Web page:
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Sivosten webZine :: John Scalzi - Old man's war
John Scalzi - Old man's war

Author: Angel Genchev, Sunday, 14 September 2008.

In Articles :: Literature; Propose a Second Opinion

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I\'ve always been fond of the military science fiction. It\'s not only the piquant of speech, nor the dynamics or the tension adding up to its specific charm, but the way it\'s always original. And then again, it\'s not that the classic war novels can\'t feed us something unique - though they really can\'t. Neither that Earth would need some very solid reasoning to enter a galactic conflict. It\'s just that I\'ve never read really flawed military sci-fi, it\'s always well-covered in the field of social policy and the development of society, or economics, or psychology; the pure politic way, and even the philosophy of the genre is a steady ground to stand on. And when it comes to John Scalzi and his \"Old man\'s war\", frankly, it\'s one of the best I\'ve ever read.

It\'s the Universe, and it\'s not the friendly environment for the kindred of the human. Our good old Earth might be comfortably isolated from the hostilities of the surrounding vacuum, thriving in its trivial problems, but there - outside the comforts of its own backyard star system - every cubic of atmosphere, every piece of land becomes a battlefield, where dozens of races and civilizations grab one another\'s wind pipes in the single quest to exist. And it\'s reasonable. As vast as the Cosmos is, it\'s hardly suitable for sentient life, and that vastness of it\'s exactly, together with the small and rare spots facilitating the species, make it worth almost every sacrifice. And in that kind of roulette the odds the humanity is used to play with - or against - seem negligible, at the best.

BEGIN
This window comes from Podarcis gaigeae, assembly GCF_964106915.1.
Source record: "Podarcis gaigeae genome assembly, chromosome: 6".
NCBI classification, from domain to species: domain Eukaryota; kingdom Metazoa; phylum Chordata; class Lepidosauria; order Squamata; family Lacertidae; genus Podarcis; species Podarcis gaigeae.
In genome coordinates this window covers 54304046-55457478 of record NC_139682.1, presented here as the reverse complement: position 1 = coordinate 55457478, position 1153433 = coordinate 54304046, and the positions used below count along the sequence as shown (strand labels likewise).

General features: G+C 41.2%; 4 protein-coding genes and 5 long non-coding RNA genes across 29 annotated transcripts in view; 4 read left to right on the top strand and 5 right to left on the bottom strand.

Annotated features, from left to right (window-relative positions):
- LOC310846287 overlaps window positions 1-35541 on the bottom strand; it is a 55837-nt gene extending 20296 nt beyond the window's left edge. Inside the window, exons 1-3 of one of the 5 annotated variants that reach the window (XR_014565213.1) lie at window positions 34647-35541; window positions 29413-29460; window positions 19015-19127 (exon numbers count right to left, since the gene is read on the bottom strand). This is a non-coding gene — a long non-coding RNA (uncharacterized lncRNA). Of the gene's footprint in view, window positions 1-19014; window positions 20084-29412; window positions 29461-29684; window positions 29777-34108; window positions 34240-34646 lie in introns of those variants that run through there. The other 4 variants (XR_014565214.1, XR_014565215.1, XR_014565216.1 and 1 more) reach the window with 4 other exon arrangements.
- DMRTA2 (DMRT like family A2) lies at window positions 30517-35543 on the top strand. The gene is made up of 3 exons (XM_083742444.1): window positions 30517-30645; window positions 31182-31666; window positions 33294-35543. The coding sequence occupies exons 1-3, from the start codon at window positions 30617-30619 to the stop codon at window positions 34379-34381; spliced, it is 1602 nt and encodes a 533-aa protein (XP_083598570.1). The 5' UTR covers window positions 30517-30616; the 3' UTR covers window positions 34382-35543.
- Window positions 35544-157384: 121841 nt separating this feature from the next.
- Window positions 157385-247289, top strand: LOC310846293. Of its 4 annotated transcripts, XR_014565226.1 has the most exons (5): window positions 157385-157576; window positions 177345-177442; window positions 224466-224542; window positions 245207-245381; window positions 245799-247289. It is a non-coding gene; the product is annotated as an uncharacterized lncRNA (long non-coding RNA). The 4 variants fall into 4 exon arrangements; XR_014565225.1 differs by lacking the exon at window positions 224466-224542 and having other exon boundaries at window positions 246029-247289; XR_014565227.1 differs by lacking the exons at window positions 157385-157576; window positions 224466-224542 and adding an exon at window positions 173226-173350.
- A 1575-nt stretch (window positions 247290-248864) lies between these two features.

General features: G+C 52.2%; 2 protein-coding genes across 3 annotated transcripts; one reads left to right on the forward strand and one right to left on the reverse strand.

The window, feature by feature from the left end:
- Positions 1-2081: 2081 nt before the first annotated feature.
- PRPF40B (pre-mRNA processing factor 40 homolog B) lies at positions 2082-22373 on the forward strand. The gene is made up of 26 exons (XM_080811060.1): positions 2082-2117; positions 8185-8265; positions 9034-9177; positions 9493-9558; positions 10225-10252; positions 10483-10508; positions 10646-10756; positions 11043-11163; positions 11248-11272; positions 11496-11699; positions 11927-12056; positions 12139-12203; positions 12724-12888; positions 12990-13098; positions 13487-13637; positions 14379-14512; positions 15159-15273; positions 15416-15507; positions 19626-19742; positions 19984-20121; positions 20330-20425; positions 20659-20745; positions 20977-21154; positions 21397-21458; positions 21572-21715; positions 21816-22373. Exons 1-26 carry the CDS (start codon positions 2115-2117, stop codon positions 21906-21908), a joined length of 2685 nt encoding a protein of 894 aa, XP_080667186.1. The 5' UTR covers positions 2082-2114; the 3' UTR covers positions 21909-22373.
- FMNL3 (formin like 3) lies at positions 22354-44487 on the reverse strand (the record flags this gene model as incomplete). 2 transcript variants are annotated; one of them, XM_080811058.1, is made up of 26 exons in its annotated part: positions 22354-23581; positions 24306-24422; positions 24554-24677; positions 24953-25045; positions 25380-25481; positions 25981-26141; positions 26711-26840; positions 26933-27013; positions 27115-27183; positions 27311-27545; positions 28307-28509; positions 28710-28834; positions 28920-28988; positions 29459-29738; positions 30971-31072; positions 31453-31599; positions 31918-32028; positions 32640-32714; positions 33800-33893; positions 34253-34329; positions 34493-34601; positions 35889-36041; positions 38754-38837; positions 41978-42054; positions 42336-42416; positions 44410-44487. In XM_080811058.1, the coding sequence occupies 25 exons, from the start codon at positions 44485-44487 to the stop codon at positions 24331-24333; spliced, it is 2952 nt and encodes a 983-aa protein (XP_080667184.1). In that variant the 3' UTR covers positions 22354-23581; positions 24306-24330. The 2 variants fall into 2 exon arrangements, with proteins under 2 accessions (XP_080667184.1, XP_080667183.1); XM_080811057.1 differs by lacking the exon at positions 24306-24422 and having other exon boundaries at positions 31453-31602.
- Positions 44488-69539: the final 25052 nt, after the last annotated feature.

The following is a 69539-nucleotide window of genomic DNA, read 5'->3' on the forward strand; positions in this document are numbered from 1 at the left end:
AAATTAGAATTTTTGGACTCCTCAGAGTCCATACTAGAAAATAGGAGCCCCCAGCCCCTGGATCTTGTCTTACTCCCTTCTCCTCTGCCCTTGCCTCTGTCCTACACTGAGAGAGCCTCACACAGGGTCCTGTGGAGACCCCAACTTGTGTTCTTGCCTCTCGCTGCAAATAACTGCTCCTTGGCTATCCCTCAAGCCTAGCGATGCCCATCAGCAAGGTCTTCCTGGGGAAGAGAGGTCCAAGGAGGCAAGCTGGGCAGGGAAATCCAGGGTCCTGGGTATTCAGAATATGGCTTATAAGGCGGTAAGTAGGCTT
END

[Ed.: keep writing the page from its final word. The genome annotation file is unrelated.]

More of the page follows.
By the way, that\'s the exact place Scalzi seems to use for a little harsh, maybe, but well-reasoned and well-founded social critics of the Present, and some of the modern politic tendencies, especially. Actually, Earth itself didn\'t change much in his books.

Beside it, I wouldn\'t hesitate for a second to compare his soldiers - and main characters - to the Mobile Infantry of Heinlein\'s. John Scalzi himself admitted he was inspired by them somewhat, but even that, he did a magnificent work. One might agree \"Old man\'s war\" is not as deep as the \"Starship troopers\" (something he makes up for later in the series, mostly), it\'s not that philosophical, but his wonderful sense of humour, the intensity of the action, the diversity of his universe, the quantity of ideas, even the well-placed phrases and jokes - they all compensate that negligible flaw.

In resume, \"Old man\'s war\" is not only one of the best military, but one of the best science fiction novels I\'ve ever read - not only during the last years, but at all. And it really gives me the hope that the classic, thoughtful and serious sci-fi haven\'t already given up.

Commentary topic: http://www.sivosten.com/forum/viewtopic.php?p=208097#p208097

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